What are solar tiles?

Orders are set to begin in April for Tesla’s latest offering: solar roof tiles. This is likely to boost interest in the technology and bring it to a wider commercial audience.

What are solar roof tiles?

Designed to match your existing tiles or slates, solar PV tiles – also known as solar shingles/solar slates – are basically mini solar PV panels that produce electricity from the sun. They are government-approved and therefore you can still claim the Feed-in Tariff if you decide to install these instead of more traditional solar systems.

BIPV (Building Integrated Photovoltaics) is the future of solar energy generation. The development of solar glass and now solar tiles means that people will soon be able to build solar PV systems into the fabric of their homes, rather than tagging them on later. This often makes for better aesthetics. One of the critics’ biggest reservations about traditional solar panels is that they are ‘ugly’, so their ability to blend in with the roof is one of the most promising innovations of solar tiles. They are a solution for homeowners living in listed property or conservation area where planning permission makes it harder to install conventional solar panels. We have even seen examples of solar tiles have being installed on Grade 1 listed properties.

There are currently only a handful of solar tile manufacturers, meaning there isn’t a huge choice for consumers, but we’re sure that there will soon be loads. At the moment, solar tiles are far more expensive than existing solar systems. Hopefully the price will come down once they start to be mass-produced.

How do solar tiles work?

Solar tiles work in the same way as solar PV panels, but they form part of your roof, rather than being bolted-on. The tiles are made up of photovoltaic cells and when sunlight shines on them, it creates an electric field which provides free energy to use inside your home.

The PV tiles are attached to a connection point in your attic via electrical leads. The major difference between solar tiles and solar panels is that solar tiles are designed to work as part of the roof where as solar panels are bolted on top of an existing roof.

You will need to install an inverter to convert the DC electricity generated by the tiles into AC electricity, which can be used to run your appliances. Unless you install a solar diverter or a home battery storage system, any energy you don’t use will be sent to the grid, and you will be paid for it via the Feed-in Tariff.

How much electricity you produce depends on how much sunlight the tiles are exposed to –they will generate more on a long sunny day than on a short, cloudy one. Keeping them clean will help them work at maximum efficiency, but they shouldn’t require any other maintenance unless they are damaged.

The design of older solar tiles affected their efficiency. Tesla’s new solar tiles, for instance, are designed to lay side by side, without overlapping. This is important because it means the whole tile can create energy, rather than being shaded by other tiles.

It is possible to retrofit solar PV tiles, but it will involve without ripping out the current roof tiles, so it is easier to install them when building a new home.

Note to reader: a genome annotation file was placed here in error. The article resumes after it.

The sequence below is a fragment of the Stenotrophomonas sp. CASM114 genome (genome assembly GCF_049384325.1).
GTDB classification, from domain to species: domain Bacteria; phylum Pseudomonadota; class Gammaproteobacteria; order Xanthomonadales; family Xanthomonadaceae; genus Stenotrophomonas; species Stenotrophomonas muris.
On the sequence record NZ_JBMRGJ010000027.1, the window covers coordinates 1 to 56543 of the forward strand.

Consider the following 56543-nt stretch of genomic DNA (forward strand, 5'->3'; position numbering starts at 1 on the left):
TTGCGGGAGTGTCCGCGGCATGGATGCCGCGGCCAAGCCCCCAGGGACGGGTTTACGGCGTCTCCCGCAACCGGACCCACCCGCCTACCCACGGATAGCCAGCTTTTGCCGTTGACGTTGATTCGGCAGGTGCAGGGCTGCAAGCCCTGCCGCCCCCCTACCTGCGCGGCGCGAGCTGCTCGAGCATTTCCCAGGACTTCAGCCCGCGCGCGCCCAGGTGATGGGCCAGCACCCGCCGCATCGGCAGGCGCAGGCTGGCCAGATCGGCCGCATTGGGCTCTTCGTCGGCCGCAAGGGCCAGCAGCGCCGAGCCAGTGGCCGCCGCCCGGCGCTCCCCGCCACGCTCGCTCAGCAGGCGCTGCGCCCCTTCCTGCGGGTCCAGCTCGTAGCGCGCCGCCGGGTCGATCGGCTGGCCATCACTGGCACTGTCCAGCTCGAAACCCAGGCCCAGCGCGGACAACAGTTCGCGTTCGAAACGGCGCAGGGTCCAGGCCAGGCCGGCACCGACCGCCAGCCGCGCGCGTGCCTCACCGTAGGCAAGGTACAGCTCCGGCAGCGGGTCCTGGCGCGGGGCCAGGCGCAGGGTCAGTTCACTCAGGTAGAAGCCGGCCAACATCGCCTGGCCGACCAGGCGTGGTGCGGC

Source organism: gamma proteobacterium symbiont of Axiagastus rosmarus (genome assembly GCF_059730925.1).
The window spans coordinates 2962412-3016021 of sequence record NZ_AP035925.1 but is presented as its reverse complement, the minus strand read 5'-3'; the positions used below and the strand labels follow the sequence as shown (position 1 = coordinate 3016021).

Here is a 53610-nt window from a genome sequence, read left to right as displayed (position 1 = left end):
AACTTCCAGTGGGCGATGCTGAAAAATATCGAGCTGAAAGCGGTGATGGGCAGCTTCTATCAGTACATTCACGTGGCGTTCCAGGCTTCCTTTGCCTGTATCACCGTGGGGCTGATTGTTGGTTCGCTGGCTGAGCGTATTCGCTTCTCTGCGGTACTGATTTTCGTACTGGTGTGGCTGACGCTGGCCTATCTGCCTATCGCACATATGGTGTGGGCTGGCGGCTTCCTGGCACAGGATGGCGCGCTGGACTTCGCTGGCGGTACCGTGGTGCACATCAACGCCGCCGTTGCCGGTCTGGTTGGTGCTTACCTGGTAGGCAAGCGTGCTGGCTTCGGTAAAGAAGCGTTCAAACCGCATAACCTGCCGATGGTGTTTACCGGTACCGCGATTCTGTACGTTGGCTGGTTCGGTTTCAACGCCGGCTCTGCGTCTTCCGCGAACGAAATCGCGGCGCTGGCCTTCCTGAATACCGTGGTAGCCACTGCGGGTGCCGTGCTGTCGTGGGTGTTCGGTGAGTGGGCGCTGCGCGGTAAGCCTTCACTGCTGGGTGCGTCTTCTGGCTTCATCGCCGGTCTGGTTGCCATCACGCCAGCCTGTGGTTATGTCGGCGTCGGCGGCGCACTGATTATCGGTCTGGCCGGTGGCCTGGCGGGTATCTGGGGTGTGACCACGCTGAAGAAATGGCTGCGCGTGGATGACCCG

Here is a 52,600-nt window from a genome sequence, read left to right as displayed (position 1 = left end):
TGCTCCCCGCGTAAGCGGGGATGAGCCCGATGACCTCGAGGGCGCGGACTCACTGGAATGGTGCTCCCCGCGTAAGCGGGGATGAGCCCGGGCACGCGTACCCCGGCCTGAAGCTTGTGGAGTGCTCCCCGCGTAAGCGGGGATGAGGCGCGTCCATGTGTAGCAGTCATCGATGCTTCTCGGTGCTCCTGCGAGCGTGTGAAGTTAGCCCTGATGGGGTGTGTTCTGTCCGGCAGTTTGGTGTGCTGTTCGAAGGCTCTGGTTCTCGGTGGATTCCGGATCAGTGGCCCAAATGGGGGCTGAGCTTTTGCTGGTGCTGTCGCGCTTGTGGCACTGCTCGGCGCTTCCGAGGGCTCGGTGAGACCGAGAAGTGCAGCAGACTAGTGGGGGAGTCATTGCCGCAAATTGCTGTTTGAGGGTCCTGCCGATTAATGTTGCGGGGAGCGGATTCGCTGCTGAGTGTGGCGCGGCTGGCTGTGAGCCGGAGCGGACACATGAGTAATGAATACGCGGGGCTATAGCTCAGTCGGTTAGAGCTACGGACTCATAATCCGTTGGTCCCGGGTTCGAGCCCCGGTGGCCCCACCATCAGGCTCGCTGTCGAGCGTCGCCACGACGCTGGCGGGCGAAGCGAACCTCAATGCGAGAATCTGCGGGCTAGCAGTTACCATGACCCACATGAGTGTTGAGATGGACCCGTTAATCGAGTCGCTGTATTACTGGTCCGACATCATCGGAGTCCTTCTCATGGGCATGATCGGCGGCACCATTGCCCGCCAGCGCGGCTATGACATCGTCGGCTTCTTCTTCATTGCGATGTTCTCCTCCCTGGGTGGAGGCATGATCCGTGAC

Cost of solar tiles

Solar tiles can cost double the price of an equivalent-sized solar panel system. Even despite this, however, they will eventually pay for themselves. The more of your own electricity you generate, the less you will need to import from the National Grid, and as a result you will save on your energy bills. These savings, coupled with Feed-in Tariff payments (which we explain below), will cover the initial installation costs after a number of years. It’s therefore worth installing solar tiles if you are planning to stay in the same property for a long time! Having solar tiles installed on your home should also add to its value if you ever come to sell it. 

Provided you have your solar tiles installed by an MCS (Microgeneration Certificate Scheme) – accredited installer, you will benefit from Feed-in Tariff. However, rates are not what they were a few years ago, and won’t pay for the system alone. Feed-in Tariff payments should be thought of more as a bonus nowadays, rather than an incentive to install the technology in the first place.

The tables below show the estimated payback time for different sizes of solar panel system, and the same for solar tiles:

Solar panels

Typical system size Typical cost Typical payback time
1kW £2,500 – £3,000 >20 years
2kW £3,000 – £4,000 10 years
3kW £4,000 – £6,000 <10 years
4kW £6,000 – £8,000 <10 years

Solar tiles

Typical system size Typical cost Typical payback time
1kW £5,500 – £7,000 30-40 years
2kW £7,000 – £9,000 20-30 years
3kW £10,000 – £12,000 20-25 years
4kW £12,000 – £14,000 15-20 years

Should I install solar tiles?

Definitely consider it if you are building a new home, want to generate your own electricity, and are willing to spend the extra money on solar tiles over solar PV for aesthetics.

Benefits of solar tiles

    • They generate renewable energy!
    • They blend in better than solar panels on the roof.
    • They can often be installed in listed buildings and conservation areas.

Limitations of solar tiles

    • More expensive than solar panels.
    • Currently a small range of manufacturers and installers.
    • Removing/relocating them will damage the roof.
    • Unlike solar panels, they cannot be angled for optimum efficiency.

 


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